Advocacy groups have also warned that allowing stores to use filters may promote laws that require anti-copying technology, while others have pointed out that such methods are rarely effective as experienced users learn to alter files to avoid filtering techinques.

NBC is reportedly aware of initial concerns, but argues that filters are necessary to protect the revenue necessary for continued filming. "In the long term, the consumer wants there to be quality premium-produced content," according to Perrette. "And in order for that to continue to be a viable business, there needs to be significant protection around it."

Update: Microsoft now claims that it has no plans to filter content for NBC, though has yet to explain the contradiction between statements from company officials.



By Electronista Staff
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  1. climacs

    Dedicated MacNNer

    Joined: Sep 2001

    0

    good luck with that

    Microsoft has agreed to work on a "cop" that would check the legitimacy of videos loaded on the device; those deemed illegal would refuse to play.

    Given MS' historic track record of user friendliness and competent software, I am certain it will work as well as Vista.

  1. climacs

    Dedicated MacNNer

    Joined: Sep 2001

    0

    i meant

    competent software development.

    It would be great if I could be a competent commenter.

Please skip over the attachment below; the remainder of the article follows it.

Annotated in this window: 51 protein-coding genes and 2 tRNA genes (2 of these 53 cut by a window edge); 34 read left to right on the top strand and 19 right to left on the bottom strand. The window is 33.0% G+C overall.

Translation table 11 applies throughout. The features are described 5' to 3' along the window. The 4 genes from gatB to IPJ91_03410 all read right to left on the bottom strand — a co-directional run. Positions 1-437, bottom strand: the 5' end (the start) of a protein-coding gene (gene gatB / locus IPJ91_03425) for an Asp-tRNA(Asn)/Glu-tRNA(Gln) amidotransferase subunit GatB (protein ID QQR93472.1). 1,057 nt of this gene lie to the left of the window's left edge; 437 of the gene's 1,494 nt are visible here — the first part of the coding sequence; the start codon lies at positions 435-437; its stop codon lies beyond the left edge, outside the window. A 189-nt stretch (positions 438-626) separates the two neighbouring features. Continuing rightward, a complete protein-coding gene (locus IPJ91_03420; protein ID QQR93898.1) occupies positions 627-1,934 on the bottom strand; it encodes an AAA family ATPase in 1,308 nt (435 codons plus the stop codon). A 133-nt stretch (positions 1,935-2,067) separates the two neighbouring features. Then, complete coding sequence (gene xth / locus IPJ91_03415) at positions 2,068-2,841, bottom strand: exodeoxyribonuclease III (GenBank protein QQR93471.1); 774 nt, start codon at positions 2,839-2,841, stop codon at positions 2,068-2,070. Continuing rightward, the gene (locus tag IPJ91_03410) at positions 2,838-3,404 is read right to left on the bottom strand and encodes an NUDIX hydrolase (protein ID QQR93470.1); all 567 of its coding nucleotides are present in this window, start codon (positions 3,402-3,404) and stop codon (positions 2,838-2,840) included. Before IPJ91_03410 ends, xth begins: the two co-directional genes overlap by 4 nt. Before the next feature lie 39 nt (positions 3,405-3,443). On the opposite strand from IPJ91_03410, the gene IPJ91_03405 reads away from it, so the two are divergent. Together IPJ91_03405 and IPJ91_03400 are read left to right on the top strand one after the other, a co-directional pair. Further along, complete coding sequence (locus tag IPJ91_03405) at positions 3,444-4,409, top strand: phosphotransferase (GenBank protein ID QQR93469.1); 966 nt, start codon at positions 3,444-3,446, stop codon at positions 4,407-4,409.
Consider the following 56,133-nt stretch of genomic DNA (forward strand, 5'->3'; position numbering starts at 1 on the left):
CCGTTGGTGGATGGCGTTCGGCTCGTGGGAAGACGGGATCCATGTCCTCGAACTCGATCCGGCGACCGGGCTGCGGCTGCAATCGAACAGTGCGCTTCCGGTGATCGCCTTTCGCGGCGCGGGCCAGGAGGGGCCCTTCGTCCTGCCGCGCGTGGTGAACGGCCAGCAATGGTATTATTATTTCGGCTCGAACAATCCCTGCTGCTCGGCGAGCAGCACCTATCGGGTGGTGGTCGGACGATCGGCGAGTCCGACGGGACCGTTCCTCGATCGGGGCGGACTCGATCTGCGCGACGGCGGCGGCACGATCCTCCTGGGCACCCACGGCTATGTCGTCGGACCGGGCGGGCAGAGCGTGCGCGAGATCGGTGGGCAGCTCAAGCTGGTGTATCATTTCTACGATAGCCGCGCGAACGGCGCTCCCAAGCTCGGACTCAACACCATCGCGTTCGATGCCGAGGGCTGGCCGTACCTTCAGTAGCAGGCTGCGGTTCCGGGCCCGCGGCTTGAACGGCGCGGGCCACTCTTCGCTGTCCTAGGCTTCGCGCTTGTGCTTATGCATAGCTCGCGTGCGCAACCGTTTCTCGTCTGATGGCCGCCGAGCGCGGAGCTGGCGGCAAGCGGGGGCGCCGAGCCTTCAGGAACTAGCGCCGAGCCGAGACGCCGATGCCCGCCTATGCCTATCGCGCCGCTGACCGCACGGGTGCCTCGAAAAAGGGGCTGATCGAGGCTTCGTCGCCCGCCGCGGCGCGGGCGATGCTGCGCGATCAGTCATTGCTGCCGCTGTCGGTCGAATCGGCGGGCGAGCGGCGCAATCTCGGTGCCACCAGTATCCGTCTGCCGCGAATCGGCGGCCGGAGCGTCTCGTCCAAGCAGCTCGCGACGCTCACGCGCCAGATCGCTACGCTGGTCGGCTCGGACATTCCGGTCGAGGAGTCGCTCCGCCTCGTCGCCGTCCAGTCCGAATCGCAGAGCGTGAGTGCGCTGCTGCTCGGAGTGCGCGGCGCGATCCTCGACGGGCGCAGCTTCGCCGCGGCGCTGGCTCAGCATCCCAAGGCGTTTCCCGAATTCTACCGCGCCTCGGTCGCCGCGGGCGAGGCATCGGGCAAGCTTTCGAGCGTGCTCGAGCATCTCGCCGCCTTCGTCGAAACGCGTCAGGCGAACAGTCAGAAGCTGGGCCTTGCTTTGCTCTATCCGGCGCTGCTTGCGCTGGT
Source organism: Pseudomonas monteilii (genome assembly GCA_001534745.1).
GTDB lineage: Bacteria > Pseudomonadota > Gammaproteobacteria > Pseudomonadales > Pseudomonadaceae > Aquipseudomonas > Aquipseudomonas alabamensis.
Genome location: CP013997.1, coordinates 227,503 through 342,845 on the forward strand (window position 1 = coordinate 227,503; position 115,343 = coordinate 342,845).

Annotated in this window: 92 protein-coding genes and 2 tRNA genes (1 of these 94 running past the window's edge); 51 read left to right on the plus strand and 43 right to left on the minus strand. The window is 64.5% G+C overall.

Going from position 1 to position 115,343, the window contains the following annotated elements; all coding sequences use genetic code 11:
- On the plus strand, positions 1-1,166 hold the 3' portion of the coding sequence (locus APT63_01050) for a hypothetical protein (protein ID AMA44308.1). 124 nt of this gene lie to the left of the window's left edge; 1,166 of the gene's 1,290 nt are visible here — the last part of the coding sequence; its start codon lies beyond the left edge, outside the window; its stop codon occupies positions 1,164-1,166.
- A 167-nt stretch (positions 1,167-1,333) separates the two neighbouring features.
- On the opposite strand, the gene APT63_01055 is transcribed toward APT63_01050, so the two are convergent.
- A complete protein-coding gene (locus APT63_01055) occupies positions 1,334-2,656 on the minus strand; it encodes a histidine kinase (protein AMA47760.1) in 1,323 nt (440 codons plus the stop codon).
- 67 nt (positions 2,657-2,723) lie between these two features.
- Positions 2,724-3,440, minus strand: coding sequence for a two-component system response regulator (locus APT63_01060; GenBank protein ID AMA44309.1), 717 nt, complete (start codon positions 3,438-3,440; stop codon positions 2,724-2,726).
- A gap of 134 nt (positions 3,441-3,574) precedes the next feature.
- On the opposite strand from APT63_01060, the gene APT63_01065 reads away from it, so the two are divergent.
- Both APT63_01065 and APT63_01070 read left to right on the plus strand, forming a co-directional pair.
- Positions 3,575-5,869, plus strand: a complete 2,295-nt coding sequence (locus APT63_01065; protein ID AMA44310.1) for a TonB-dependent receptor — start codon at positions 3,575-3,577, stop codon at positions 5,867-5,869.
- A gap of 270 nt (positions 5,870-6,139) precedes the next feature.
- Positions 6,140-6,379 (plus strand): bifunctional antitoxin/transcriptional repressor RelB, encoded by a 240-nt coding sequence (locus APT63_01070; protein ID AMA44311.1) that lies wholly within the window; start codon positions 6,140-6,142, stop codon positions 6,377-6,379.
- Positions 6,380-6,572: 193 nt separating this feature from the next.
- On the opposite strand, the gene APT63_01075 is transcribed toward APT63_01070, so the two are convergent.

1. climacs

    Dedicated MacNNer

    Joined: Sep 2001

    0

    title/basic track info

    Title: OK, so you just use alternate characters or abbreviation. DRM defeated.

    Basic track info: I guess it would be possible to analyze, say, the first 10 seconds (or 10 seconds, 15 minutes into the video) of a video track and compare it to a database. If you get a match, it triggers the 'cop'. But geez... would you really be able to develop a database of every film under copyright to each studio, and compare each 'fingerprint' to a given video file in a timely manner?

    Maybe someone more geeky than me can figure out how they could do this without it being a huge pain for the consumer. I don't see how it can be done.

  1. climacs

    Dedicated MacNNer

    Joined: Sep 2001

    0

    algorithm

    perhaps you could develop a fingerprint just like is used for Authorize.net transactions, an MD5 hash kind of thing, based on a sampling of the video track, the length of the video, and so on. That might simplify/speed up the comparison with a database.

    This just sounds like a Sony rootkit kind of disaster.

  1. scotte75ky

    Fresh-Faced Recruit

    Joined: Jan 2008

    0

    nuts

    That is 100% idiotic of Microsoft!